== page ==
Posts tagged ‘Holidays.’

Rocinante – the adventure begins.

People travel for different reasons, for us it’s all about curiosity on the small scale. The details of how others live, where they live, how they eat. We are long term Francophiles and have traveled there often. It is a big country and the regional differences are striking and fascinating. This 32 day maxi-venture in Rocinante presented us with an unrivaled opportunity to see the country in a new way. No route plans, no itinerary and lots of time to poke about in the detail. In particular have a fully equipped kitchen on-board allowed me to explore my passion for French regional cuisines. Markets and supermarkets are a constant source of delight for me and B often joshed me about suffering what we called ‘kitchenitis’ when we stayed in hotels.

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Ready for the off at the ferry port.

No kitchen longings this time. We got off the ferry in Cherbourg with our fridge empty. Our first stop was a little town famous for the making and selling of copper pots – Villedieu les Poéles. We’d had a lovely sauté pan from there many years ago but that was destroyed by a wire wool wielding pot washer in our restaurant. So we returned and left with a splendid new pan. We then found a supermarket and stocked up on goodies for that nights supper. Veal was the main event.

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B departure excited and suffering just a little anticipation anxiety. Mine was off the scale!

We were heading for the north coast of Brittany and a site from the CC Camping Card book we’d invested 15€ in. This gives discounts at listed sights in the off season. Off season runs to around the 7th to 10th of July. We were aiming for the little resort town of Le Val-Andre on the Baie de Saint Brieuc on the North Brittany coast. This proved to be a longer drive than anticipated and we didn’t arrive at the site until 18.10. Our very first camp-site proved to be a vexing and discouraging problem. The entrance was closed by barriers, the office was shut and the contact number was a message. Our email booking had not warned us of their strict ‘closed at 18.00’ policy. We were saved by the Garmin sat-nav which pointed us to another site near by at Pleneuf Val- Andre. This little family run site was not in the book but was open, friendly and welcoming. Unlike Stalagluft 61 atop the hill in Le Val-Andre.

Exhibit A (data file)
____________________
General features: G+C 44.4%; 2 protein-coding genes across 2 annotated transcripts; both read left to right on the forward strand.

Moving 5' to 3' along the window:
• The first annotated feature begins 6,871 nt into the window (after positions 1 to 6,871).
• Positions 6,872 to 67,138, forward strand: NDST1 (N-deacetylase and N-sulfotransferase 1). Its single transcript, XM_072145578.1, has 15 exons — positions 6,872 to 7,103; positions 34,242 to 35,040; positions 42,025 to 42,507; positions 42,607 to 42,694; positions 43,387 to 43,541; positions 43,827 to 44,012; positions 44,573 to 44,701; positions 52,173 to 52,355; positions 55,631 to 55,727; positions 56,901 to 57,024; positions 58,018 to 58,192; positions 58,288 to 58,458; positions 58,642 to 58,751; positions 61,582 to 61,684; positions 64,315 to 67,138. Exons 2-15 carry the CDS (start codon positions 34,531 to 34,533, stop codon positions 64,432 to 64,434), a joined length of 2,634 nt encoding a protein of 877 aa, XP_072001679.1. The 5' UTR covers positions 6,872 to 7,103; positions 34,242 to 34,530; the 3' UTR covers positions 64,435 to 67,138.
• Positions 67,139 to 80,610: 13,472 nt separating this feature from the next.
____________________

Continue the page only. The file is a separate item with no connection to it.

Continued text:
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On the road in Normandy. B and D day?

By the time we got set up I was hot, bothered, a little flustered, and I made a real hash of dinner. The veal might have been edible had I remembered the electric grill we carried, but I fried it and it came out like boot-soles! Dinner was a disaster. We opened a bottle of wine, had showers and collapsed in our very comfortable loungers under the gazebo that B had struggled to put up, as I cursed over a hot pan.

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Our fist camp site – me knackered and still fuming!

After a few glasses and B telling me to: “Shut up and give over with ranting and apologies.”

The area and the site were so nice we lingered longer than intended and explored the area. The resort had been full of acres of short-short exposed thighs and assorted flesh when we’d arrived in scorching sun. Next day it was overcast  and the sun worshipers had vanished to be replaced by real people and a nice little market in the town center. I do love a French market. B bought a cheap woven bag and I bought nothing but looked at all the fish and offal. My previous night’s disaster had kerbed my enthusiasm for the pans. That night we ate out.

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Soothed and beginning to settle.

So we settled into our routines and tweaked Rocinante to increase comfort. By the third day my anxiety had receded and our initial slightly tetchy stress had subsided. We knew we were going to have a wonderful adventure.

The Feasting.

Pleasing work.

Pleasing work.

It’s been a fair few years since Brigitte and I spent a Christmas day alone and at home. This year we decided to focus on having a great meal and fine wines. When there are but two of us to please, we can do that without compromise. Inspiration for the main course meal came from a TV program presented by Tom Kerridge. This is unusual for me since I don’t usually follow recipes. In this case, I followed his broad strokes but added a few of my own variations. Read more…